What Is Frangipane and How Is It Used?
You’ve probably heard of frangipane, but do you know what it actually is (and how to make it)? Here’s what you need to know for your next Great British Baking Show Binge:
What Is Frangipane?
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Frangipane is an almond filling that is usually made with butter, sugar, eggs, and, of course, ground almonds. It has a creamy, paste-like consistency and a sweet nutty flavor.
Though it can be used in a variety of ways, it’s most associated with tarts.
Plenty of traditional French and British desserts filled with frangipane, including the Bakewell tart (a favorite of The Great British Baking Show’s Mary Berry).
“Frangipane” is a tough one for native English speakers, who may be inclined to call it “fran-je-pain.” The correct pronunciation is “fräⁿ-zhē-ˈpän” (which sounds like frahn-zhee-pahn). Visit Merriam-Webster.com and listen to the audio if you’re still unsure.
Frangipane vs. Marzipan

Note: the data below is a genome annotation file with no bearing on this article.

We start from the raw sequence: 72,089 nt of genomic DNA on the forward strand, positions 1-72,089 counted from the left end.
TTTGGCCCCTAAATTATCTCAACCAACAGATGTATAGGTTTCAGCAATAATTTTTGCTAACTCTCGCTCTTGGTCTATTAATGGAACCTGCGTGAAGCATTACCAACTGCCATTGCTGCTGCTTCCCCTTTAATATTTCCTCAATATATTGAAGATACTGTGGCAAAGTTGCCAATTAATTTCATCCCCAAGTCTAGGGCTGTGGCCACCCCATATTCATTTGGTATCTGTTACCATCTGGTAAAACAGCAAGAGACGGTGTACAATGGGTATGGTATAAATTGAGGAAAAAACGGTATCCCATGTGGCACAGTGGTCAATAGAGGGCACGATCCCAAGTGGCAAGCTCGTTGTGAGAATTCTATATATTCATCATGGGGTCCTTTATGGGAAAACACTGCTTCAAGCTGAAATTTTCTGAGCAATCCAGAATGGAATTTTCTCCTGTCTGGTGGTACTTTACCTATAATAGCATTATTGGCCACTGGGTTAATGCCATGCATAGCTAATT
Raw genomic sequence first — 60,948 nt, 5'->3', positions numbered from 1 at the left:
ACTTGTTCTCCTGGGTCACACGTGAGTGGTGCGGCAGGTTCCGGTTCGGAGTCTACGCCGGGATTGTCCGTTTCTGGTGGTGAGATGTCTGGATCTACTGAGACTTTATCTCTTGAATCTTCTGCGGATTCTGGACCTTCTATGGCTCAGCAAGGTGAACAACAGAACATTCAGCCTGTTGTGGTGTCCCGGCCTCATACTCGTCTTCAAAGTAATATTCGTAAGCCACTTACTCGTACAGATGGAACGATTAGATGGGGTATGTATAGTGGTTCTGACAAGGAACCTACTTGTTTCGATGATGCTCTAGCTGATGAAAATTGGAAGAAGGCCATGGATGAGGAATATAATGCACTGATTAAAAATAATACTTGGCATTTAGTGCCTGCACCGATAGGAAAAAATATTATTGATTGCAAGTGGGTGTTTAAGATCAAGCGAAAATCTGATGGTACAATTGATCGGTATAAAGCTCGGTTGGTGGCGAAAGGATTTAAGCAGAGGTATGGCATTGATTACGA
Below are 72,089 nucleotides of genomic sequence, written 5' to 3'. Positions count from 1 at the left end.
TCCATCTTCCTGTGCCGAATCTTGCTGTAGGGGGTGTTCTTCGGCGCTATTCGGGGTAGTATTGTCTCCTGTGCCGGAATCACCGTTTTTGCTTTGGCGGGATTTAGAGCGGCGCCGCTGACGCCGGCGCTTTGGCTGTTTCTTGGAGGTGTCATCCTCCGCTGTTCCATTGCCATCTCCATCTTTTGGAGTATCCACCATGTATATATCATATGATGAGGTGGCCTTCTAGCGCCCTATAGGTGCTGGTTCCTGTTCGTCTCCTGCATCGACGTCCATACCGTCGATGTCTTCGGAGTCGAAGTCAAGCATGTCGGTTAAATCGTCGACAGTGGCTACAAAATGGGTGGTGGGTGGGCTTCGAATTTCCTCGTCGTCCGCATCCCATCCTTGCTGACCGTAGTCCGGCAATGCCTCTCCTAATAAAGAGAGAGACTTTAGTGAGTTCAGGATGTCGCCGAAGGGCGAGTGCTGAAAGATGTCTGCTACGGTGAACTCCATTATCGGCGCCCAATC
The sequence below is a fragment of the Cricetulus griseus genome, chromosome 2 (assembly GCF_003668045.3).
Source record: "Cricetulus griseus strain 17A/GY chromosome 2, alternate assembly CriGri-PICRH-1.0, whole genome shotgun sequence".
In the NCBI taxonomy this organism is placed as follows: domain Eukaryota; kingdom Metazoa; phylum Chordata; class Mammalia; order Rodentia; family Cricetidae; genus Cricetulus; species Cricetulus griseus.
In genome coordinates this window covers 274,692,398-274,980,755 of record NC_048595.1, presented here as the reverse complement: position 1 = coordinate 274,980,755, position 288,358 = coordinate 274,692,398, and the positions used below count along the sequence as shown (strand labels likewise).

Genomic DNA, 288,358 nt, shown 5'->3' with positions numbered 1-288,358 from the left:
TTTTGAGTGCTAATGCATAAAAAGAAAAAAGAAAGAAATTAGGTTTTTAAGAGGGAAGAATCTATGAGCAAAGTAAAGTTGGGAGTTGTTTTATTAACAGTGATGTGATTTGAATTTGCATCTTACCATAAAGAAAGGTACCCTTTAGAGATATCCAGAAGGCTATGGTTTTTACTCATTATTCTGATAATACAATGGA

Marzipan and frangipane are both almond pastes—and that’s where the similarities end.
- Marzipan is typically used for ornamental purposes and has a candy-like texture. Made with powdered sugar and corn syrup, it can be worked like clay into different shapes to decorate cakes and cookies.
- Frangipane is usually a filling. It has a creamy texture that has more in common with a sweet spread than it does marzipan.
Read more: What Is Marzipan—And How Do You Make It?
Marquis Muzio Frangipani, a 16th-century Italian nobleman who lived in Paris, was tasked with creating a perfume for King Louis XIII’s gloves. The almond-scented glove perfume quickly became a sensation—the Parisian people simply went nuts for it (pun intended). In a successful effort to capitalize on the trend, pastry chefs created the filling we still use today.
How to Make Frangipane
It’s surprisingly easy to make frangipane at home.
You’ll need butter, sugar, almond flour (you can buy it at the store or DIY your own by blitzing blanched almonds in a food processor), eggs, all-purpose flour, and almond and vanilla extracts. Start by creaming the butter and sugar, then mix in the rest of the ingredients until they’re completely incorporated. How simple is that? Get Mary Berry’s full recipe here (and then whip up one of her famous Bakewell tarts)!
When you’re ready to put that frangipane to good use, try this Plum Frangipane Tart or these Frangipane Pear Tarts.
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